The accepted and common word choice has also altered over the years. In concession, there are exemplary authors today who employ comprehensive, creative diction. But flimsy books, meant for sensation as opposed to reflection and education, are unsettlingly frequent. These types of books only seem to contain the bare minimum of words over four letters. Only a depreciating buzz of emotion–love, happiness or contentment–can be supplied by these novels. Moreover, graphic vulgarity and obscene language have in many cases overridden eloquence. Unfortunately, these types of books are easier to find and cheaper to buy. Literature, in the form of essays, books and poems, exists to inform, amuse and be a constant stream of thoughts and feelings from others. But when insight and knowledge cease to radiate from literature through the outpouring of sophisticated wording, reading ceases to have a constructive purpose.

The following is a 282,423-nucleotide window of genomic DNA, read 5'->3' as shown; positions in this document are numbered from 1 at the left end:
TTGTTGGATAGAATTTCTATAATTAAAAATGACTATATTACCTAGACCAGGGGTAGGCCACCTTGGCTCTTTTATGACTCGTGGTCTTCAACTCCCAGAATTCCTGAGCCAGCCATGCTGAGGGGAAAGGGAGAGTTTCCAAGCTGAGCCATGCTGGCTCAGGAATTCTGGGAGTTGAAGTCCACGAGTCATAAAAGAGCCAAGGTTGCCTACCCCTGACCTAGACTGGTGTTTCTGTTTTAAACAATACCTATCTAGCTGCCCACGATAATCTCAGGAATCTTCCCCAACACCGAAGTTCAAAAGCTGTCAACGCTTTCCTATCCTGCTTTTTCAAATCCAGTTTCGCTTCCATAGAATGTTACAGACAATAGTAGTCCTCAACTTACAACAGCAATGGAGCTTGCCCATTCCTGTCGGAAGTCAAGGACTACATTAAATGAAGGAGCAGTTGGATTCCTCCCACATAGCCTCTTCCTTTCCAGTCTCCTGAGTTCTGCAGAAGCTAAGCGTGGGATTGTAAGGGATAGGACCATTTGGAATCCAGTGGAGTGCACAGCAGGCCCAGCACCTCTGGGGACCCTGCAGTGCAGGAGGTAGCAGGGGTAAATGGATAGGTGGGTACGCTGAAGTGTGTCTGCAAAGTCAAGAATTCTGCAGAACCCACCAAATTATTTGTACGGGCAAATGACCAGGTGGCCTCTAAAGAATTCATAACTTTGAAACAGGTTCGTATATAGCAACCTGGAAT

Syntax and diction have transmuted so noticeably because the English language, and those manipulating it, constantly conforms to the needs and desires of the populous. New words are constantly being accepted as norms because the English language is resilient. If our words didn’t adapt, they would disappear. Still, why does the language seem to be going in a simpler direction as opposed to advancing with the literacy numbers and the number of scientific inventions? Even with less work to do by hand and more facts inhabiting our brains, we gullibly accept the fallacy that we have less time than ever. Fortunately, in truth time cannot be misplaced, only misused. Each person is gifted twenty-four hours a day, and it is up to them to divvy it out. Reading hardly ever gets an adequate amount of time; people have other more important things to do. Therefore, literature has been simplified so people won’t totally cut it out. Adding sensation, elementary vocabulary and short sentences increases the immediate pleasure while decreasing the time spent. It complies with the demand for instant satisfaction that is rampant in our society. We have fast food, instant Internet service, instant access to TV shows and with the automobile we even have instant access to a myriad of locations. Literature is only trying to keep pace. In the process, it’s beneficial aspects are being annihilated. Books aren’t supposed to yield instant satisfaction; they’re supposed to grant pleasure after the reader has dedicated their time. And given that time, carefully chosen books have valuable lessons, uplifting amusement and mind-blowing possibilities to offer.